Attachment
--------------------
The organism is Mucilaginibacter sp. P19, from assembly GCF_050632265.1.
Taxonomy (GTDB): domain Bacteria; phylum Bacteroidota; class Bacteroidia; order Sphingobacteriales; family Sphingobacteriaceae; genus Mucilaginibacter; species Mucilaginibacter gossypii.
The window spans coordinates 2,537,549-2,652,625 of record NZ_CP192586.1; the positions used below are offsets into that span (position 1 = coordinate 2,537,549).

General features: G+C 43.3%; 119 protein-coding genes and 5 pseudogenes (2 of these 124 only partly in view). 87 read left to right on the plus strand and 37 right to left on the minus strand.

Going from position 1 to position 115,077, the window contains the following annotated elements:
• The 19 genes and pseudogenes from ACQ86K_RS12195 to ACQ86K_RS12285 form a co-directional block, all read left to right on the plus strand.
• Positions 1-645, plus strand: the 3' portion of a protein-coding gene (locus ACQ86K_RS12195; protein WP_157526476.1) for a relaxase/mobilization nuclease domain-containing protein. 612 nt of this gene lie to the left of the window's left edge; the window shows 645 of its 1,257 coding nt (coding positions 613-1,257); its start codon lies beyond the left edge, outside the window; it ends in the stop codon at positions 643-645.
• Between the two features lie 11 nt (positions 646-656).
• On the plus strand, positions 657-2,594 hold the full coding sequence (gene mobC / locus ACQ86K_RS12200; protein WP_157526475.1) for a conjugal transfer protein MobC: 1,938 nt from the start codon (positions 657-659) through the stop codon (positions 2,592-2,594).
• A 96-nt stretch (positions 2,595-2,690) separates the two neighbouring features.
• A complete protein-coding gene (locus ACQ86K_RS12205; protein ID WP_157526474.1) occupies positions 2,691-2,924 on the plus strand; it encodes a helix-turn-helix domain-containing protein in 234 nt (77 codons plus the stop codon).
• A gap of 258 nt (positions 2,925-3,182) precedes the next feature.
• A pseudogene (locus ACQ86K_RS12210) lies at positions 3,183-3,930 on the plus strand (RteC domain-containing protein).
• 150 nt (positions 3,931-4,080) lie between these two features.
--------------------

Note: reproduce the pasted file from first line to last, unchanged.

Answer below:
The organism is Mucilaginibacter sp. P19, from assembly GCF_050632265.1.
Taxonomy (GTDB): domain Bacteria; phylum Bacteroidota; class Bacteroidia; order Sphingobacteriales; family Sphingobacteriaceae; genus Mucilaginibacter; species Mucilaginibacter gossypii.
The window spans coordinates 2,537,549-2,652,625 of record NZ_CP192586.1; the positions used below are offsets into that span (position 1 = coordinate 2,537,549).

General features: G+C 43.3%; 119 protein-coding genes and 5 pseudogenes (2 of these 124 only partly in view). 87 read left to right on the plus strand and 37 right to left on the minus strand.

Going from position 1 to position 115,077, the window contains the following annotated elements:
• The 19 genes and pseudogenes from ACQ86K_RS12195 to ACQ86K_RS12285 form a co-directional block, all read left to right on the plus strand.
• Positions 1-645, plus strand: the 3' portion of a protein-coding gene (locus ACQ86K_RS12195; protein WP_157526476.1) for a relaxase/mobilization nuclease domain-containing protein. 612 nt of this gene lie to the left of the window's left edge; the window shows 645 of its 1,257 coding nt (coding positions 613-1,257); its start codon lies beyond the left edge, outside the window; it ends in the stop codon at positions 643-645.
• Between the two features lie 11 nt (positions 646-656).
• On the plus strand, positions 657-2,594 hold the full coding sequence (gene mobC / locus ACQ86K_RS12200; protein WP_157526475.1) for a conjugal transfer protein MobC: 1,938 nt from the start codon (positions 657-659) through the stop codon (positions 2,592-2,594).
• A 96-nt stretch (positions 2,595-2,690) separates the two neighbouring features.
• A complete protein-coding gene (locus ACQ86K_RS12205; protein ID WP_157526474.1) occupies positions 2,691-2,924 on the plus strand; it encodes a helix-turn-helix domain-containing protein in 234 nt (77 codons plus the stop codon).
• A gap of 258 nt (positions 2,925-3,182) precedes the next feature.
• A pseudogene (locus ACQ86K_RS12210) lies at positions 3,183-3,930 on the plus strand (RteC domain-containing protein).
• 150 nt (positions 3,931-4,080) lie between these two features.